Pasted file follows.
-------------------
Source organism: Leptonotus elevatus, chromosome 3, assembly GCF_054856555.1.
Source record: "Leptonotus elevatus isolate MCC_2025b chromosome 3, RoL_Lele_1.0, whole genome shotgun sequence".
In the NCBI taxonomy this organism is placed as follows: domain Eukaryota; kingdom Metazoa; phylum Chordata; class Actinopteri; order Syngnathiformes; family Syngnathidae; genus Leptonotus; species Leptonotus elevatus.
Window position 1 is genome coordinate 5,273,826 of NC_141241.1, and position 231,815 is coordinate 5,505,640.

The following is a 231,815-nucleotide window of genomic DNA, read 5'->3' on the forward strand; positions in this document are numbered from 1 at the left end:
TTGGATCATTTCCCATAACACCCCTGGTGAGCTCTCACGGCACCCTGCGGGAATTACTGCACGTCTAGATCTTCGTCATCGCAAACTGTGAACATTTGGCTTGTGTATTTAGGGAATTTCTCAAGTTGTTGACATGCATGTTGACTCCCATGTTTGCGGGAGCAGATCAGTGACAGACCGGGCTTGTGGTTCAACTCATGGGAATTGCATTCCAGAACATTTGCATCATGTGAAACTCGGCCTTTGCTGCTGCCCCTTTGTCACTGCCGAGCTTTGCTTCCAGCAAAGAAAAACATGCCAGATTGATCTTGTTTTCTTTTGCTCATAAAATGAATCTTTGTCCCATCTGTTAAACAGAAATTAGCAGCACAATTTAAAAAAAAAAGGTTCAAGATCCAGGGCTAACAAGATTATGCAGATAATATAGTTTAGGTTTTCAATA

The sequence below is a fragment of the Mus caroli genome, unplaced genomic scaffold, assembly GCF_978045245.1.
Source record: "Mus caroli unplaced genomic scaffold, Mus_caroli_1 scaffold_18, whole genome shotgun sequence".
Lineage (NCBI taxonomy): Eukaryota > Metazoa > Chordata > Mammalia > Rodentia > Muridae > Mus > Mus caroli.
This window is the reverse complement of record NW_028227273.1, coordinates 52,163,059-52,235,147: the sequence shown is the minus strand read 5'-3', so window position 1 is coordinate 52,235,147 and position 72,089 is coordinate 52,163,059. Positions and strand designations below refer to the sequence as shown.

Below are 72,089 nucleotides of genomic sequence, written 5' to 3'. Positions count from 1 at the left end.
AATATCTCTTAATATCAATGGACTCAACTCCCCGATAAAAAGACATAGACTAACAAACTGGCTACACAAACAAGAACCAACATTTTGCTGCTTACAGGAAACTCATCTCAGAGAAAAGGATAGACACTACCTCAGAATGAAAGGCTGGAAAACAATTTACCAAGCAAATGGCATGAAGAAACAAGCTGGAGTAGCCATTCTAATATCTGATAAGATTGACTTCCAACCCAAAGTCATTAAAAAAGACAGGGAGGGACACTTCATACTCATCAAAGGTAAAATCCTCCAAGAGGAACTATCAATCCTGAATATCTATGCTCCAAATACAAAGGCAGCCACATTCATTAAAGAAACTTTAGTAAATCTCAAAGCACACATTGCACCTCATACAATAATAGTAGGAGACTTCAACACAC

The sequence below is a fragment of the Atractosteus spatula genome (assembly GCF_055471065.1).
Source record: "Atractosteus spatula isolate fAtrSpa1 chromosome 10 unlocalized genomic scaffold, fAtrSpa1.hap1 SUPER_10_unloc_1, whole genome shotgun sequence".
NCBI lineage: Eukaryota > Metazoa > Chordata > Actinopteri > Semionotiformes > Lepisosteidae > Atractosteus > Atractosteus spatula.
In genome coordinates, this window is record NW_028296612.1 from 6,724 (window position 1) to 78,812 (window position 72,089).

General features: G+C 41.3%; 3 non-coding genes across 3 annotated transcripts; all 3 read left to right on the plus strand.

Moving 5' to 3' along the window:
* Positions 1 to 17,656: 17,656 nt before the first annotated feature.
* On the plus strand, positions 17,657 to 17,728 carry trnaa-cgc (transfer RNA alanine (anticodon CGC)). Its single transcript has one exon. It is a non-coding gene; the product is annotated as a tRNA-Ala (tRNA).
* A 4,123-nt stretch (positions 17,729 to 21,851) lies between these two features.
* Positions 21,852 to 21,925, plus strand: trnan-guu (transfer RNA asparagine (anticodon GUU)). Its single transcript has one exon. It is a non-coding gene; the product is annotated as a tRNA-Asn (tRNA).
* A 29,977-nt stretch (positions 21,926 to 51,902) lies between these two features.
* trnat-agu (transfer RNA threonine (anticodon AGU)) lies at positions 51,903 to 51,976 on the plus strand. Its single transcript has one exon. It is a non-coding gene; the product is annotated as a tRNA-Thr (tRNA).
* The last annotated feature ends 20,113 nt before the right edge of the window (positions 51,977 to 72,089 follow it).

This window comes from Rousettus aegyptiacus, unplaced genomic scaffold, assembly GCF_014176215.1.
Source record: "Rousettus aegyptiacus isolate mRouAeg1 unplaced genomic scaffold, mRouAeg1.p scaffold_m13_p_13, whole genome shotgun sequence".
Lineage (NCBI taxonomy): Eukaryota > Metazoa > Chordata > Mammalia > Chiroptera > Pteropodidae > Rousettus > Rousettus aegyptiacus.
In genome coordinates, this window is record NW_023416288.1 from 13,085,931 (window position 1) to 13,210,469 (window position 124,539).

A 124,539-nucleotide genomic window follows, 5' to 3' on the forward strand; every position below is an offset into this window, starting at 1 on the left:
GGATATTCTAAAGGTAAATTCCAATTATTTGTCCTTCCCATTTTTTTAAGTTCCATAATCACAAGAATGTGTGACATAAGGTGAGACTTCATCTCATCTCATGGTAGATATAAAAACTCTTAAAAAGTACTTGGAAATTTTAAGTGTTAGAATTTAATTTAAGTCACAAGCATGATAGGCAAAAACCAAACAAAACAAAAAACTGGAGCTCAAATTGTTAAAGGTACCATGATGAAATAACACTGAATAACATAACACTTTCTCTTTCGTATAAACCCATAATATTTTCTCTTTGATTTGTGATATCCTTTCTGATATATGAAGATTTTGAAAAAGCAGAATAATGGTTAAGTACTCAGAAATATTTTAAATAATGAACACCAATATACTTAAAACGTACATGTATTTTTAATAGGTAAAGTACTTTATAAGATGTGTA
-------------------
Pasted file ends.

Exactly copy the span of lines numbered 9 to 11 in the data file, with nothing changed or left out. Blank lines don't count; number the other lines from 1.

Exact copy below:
Lineage (NCBI taxonomy): Eukaryota > Metazoa > Chordata > Mammalia > Rodentia > Muridae > Mus > Mus caroli.
This window is the reverse complement of record NW_028227273.1, coordinates 52,163,059-52,235,147: the sequence shown is the minus strand read 5'-3', so window position 1 is coordinate 52,235,147 and position 72,089 is coordinate 52,163,059. Positions and strand designations below refer to the sequence as shown.

Below are 72,089 nucleotides of genomic sequence, written 5' to 3'. Positions count from 1 at the left end.